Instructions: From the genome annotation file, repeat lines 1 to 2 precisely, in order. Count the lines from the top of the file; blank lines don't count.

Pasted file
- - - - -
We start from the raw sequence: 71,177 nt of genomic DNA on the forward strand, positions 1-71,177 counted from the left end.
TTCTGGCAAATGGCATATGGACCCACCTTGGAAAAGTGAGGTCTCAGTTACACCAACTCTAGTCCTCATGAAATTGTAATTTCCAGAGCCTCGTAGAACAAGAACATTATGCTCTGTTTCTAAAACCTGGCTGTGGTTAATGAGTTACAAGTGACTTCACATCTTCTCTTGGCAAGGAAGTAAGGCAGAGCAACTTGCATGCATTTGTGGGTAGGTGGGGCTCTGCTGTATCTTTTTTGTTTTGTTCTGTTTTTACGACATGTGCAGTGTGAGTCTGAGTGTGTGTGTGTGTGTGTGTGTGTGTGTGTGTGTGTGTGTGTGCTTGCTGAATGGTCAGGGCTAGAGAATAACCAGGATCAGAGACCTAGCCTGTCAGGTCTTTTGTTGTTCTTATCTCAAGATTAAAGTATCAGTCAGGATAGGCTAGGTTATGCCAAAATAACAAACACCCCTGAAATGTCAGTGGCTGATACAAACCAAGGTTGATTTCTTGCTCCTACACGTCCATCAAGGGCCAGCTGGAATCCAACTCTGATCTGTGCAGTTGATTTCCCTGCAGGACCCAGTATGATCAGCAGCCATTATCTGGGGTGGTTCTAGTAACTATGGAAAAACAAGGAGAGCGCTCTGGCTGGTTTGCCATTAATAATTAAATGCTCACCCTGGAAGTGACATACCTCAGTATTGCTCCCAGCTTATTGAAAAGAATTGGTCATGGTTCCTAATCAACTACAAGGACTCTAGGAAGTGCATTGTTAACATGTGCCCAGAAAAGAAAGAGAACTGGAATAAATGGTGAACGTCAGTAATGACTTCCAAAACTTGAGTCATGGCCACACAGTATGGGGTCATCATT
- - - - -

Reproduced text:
We start from the raw sequence: 71,177 nt of genomic DNA on the forward strand, positions 1-71,177 counted from the left end.
TTCTGGCAAATGGCATATGGACCCACCTTGGAAAAGTGAGGTCTCAGTTACACCAACTCTAGTCCTCATGAAATTGTAATTTCCAGAGCCTCGTAGAACAAGAACATTATGCTCTGTTTCTAAAACCTGGCTGTGGTTAATGAGTTACAAGTGACTTCACATCTTCTCTTGGCAAGGAAGTAAGGCAGAGCAACTTGCATGCATTTGTGGGTAGGTGGGGCTCTGCTGTATCTTTTTTGTTTTGTTCTGTTTTTACGACATGTGCAGTGTGAGTCTGAGTGTGTGTGTGTGTGTGTGTGTGTGTGTGTGTGTGTGTGTGTGCTTGCTGAATGGTCAGGGCTAGAGAATAACCAGGATCAGAGACCTAGCCTGTCAGGTCTTTTGTTGTTCTTATCTCAAGATTAAAGTATCAGTCAGGATAGGCTAGGTTATGCCAAAATAACAAACACCCCTGAAATGTCAGTGGCTGATACAAACCAAGGTTGATTTCTTGCTCCTACACGTCCATCAAGGGCCAGCTGGAATCCAACTCTGATCTGTGCAGTTGATTTCCCTGCAGGACCCAGTATGATCAGCAGCCATTATCTGGGGTGGTTCTAGTAACTATGGAAAAACAAGGAGAGCGCTCTGGCTGGTTTGCCATTAATAATTAAATGCTCACCCTGGAAGTGACATACCTCAGTATTGCTCCCAGCTTATTGAAAAGAATTGGTCATGGTTCCTAATCAACTACAAGGACTCTAGGAAGTGCATTGTTAACATGTGCCCAGAAAAGAAAGAGAACTGGAATAAATGGTGAACGTCAGTAATGACTTCCAAAACTTGAGTCATGGCCACACAGTATGGGGTCATCATT